WildCRU

Monday, October 27, 2008

postheadericon Helicopter search for Aly

On the 7th October 2008, Jo, Daniel and I climbed aboard a helicopter, with the aim of tracking down our missing clouded leopard. For a few months we had tried in vain to locate her. On foot we climbed all the highest peaks and ridges in the area, and in our trusty Toyota Hylux we drove along old abandoned logging roads, far from where we had previously located her, in the hope that she may have moved to a new area. It soon became clear that the only way we could find her was to search from the air.
After several months we raised the funds to hire a helicopter to search for her, thanks primarily to a generous grant from the Wildlife Conservation Research Unit at the University of Oxford, and so in October we took to the skies. Before departing the flight engineer removed the two rear doors to enable Dan and I to hang our radio antennas out each side, with us safely strapped in courtesy of a ‘monkey harness’; Jo was positioned up front, helping to guide our flight path and record any potential signals. We had previously arranged a flight pattern with our pilot, Captain Francis, which would take us over Aly’s old range and then to the north and east, where we had a hunch she was now dwelling.

We took off from the small boggy grassland that serves as Danum Valley Field Centre’s well-used football pitch and began to soar over the rainforest canopy. We headed for the areas of forest where we had previously picked up Ally’s signal, but we heard nothing. Acting on a hunch we headed North of this area and after a few minutes we began to approach the hard edge of the Ulu Segama, where disturbed forest meets oil palm plantation. Still nothing, with each costly minute ticking by. Then I thought I heard a weak beeping sound on the receiver and informed the others. There was no repeat beep, and I began to think that I had imagined it when Daniel informed everyone that he had the signal. We definitely had a signal, but something was wrong. Instead of being a clear high-pitched beep the sound was dull, but the time between beeps appeared to be correct. We tried to re-tune the receiver, as sometimes radio collars frequencies ‘walk’ or change slightly over time, but that did not help. We were fairly confidant that it was Ally’s collar; if it was, the collar had malfunctioned, and we would find it extremely difficult, if not impossible, to find it on foot.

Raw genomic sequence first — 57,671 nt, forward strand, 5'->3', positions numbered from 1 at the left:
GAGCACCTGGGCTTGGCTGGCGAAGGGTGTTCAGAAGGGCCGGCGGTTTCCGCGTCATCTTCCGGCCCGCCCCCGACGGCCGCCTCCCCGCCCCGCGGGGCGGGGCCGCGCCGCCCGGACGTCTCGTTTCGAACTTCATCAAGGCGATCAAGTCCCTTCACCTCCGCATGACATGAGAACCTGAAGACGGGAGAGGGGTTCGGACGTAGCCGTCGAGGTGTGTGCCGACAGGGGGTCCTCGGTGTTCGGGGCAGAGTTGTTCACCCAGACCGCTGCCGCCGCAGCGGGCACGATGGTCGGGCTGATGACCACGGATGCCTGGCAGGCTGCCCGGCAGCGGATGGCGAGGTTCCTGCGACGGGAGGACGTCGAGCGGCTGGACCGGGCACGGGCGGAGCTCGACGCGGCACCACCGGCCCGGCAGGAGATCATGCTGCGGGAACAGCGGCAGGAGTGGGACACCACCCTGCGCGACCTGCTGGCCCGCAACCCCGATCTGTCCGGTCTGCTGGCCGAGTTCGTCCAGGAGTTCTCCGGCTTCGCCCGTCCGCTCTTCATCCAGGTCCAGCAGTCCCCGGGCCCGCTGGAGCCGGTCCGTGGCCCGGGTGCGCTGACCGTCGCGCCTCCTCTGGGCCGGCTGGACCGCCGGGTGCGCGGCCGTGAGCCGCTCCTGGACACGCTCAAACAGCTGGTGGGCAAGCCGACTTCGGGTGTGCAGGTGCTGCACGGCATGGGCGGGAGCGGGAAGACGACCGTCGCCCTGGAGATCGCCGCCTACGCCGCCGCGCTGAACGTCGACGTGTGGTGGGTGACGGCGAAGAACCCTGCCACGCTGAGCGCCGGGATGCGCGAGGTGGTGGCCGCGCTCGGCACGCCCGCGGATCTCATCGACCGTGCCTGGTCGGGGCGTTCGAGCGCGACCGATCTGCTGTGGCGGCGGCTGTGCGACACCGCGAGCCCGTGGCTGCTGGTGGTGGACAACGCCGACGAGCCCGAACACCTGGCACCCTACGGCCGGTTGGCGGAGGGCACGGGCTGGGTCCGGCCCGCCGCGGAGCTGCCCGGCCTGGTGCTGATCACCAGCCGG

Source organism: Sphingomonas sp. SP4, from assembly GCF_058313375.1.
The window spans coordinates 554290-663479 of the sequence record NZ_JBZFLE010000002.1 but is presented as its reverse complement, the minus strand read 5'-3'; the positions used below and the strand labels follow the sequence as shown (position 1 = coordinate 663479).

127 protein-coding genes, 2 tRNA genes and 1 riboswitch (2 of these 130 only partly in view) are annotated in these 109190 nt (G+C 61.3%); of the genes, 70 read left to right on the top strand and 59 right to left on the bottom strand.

There was nothing more we could do, and so we headed south to try and find two of our collared leopard cats that had also been alluding us. As we approached the main logging road the sound of one of our male leopard cat’s radio collar announced itself on the receiver. This time the signal was strong and clear, and we were able to get a usable approximate location. The next day we would go in on foot to try and get a more accurate location, and we would get a surprise –but that is another story. Time was running out, and we were forced to return to the DVFC with mixed emotions. We had located LCM4, a 2.3 kg leopard cat, which was great news, but we had also discovered that we probably would be unable to locate Ally again.

postheadericon Clouded leopard captured

One morning in January 2008 Jo and I were met by an excited friend of ours who had news of a captured clouded leopard! Wong, who had been studying sun bears and beared pigs in Danum for over 10 years, informed us that his team had accidentally captured the cloudie in one of their traps set for pigs. This was fantastic news for us, as one of the primary aspects of our research was to learn how these threatened wild cats use their habitat, such as how much space do they need to survive? It turned out that the clouded leopard was a subadult female. After sedating her we fitted a radio collar to her to enable us to track her movements in the dense Ulu Segama forest. We named her Alumis, or Aly for short, which in the local Kadasan-Dusan language means beautiful. This was the first time this species of cat had been tagged. For several months afterward we successfully tracked Aly, although she frequently disappeared for a week or so. Then in March ’08, she vanished, despite our considerable efforts to find her.